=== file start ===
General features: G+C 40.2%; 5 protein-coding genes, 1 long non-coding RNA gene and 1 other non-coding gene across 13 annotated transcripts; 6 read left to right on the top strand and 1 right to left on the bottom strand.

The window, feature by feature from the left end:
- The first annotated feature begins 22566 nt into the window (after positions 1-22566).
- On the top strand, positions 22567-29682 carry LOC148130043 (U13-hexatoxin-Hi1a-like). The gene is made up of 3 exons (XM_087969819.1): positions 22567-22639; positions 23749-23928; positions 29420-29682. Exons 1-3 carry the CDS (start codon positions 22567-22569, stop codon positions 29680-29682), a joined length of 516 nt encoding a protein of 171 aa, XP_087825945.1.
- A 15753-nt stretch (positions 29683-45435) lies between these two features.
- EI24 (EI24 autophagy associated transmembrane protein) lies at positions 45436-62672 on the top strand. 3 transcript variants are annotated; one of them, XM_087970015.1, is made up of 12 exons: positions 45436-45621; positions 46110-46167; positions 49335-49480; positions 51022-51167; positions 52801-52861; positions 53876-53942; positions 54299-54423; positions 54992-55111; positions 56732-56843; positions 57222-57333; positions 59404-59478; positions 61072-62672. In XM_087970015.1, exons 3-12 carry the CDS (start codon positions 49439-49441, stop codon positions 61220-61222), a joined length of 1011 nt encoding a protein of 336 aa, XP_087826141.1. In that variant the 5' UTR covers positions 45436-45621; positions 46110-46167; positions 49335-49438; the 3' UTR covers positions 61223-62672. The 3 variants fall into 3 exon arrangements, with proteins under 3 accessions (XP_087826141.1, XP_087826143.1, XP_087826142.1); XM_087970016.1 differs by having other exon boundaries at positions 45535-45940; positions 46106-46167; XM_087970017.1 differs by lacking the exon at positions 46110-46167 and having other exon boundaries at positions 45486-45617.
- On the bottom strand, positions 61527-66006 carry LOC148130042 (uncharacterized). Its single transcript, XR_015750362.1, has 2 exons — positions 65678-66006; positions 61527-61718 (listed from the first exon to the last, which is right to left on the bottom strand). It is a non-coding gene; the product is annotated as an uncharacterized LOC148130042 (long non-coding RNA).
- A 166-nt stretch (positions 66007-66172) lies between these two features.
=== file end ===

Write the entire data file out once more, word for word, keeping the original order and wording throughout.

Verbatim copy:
General features: G+C 40.2%; 5 protein-coding genes, 1 long non-coding RNA gene and 1 other non-coding gene across 13 annotated transcripts; 6 read left to right on the top strand and 1 right to left on the bottom strand.

The window, feature by feature from the left end:
- The first annotated feature begins 22566 nt into the window (after positions 1-22566).
- On the top strand, positions 22567-29682 carry LOC148130043 (U13-hexatoxin-Hi1a-like). The gene is made up of 3 exons (XM_087969819.1): positions 22567-22639; positions 23749-23928; positions 29420-29682. Exons 1-3 carry the CDS (start codon positions 22567-22569, stop codon positions 29680-29682), a joined length of 516 nt encoding a protein of 171 aa, XP_087825945.1.
- A 15753-nt stretch (positions 29683-45435) lies between these two features.
- EI24 (EI24 autophagy associated transmembrane protein) lies at positions 45436-62672 on the top strand. 3 transcript variants are annotated; one of them, XM_087970015.1, is made up of 12 exons: positions 45436-45621; positions 46110-46167; positions 49335-49480; positions 51022-51167; positions 52801-52861; positions 53876-53942; positions 54299-54423; positions 54992-55111; positions 56732-56843; positions 57222-57333; positions 59404-59478; positions 61072-62672. In XM_087970015.1, exons 3-12 carry the CDS (start codon positions 49439-49441, stop codon positions 61220-61222), a joined length of 1011 nt encoding a protein of 336 aa, XP_087826141.1. In that variant the 5' UTR covers positions 45436-45621; positions 46110-46167; positions 49335-49438; the 3' UTR covers positions 61223-62672. The 3 variants fall into 3 exon arrangements, with proteins under 3 accessions (XP_087826141.1, XP_087826143.1, XP_087826142.1); XM_087970016.1 differs by having other exon boundaries at positions 45535-45940; positions 46106-46167; XM_087970017.1 differs by lacking the exon at positions 46110-46167 and having other exon boundaries at positions 45486-45617.
- On the bottom strand, positions 61527-66006 carry LOC148130042 (uncharacterized). Its single transcript, XR_015750362.1, has 2 exons — positions 65678-66006; positions 61527-61718 (listed from the first exon to the last, which is right to left on the bottom strand). It is a non-coding gene; the product is annotated as an uncharacterized LOC148130042 (long non-coding RNA).
- A 166-nt stretch (positions 66007-66172) lies between these two features.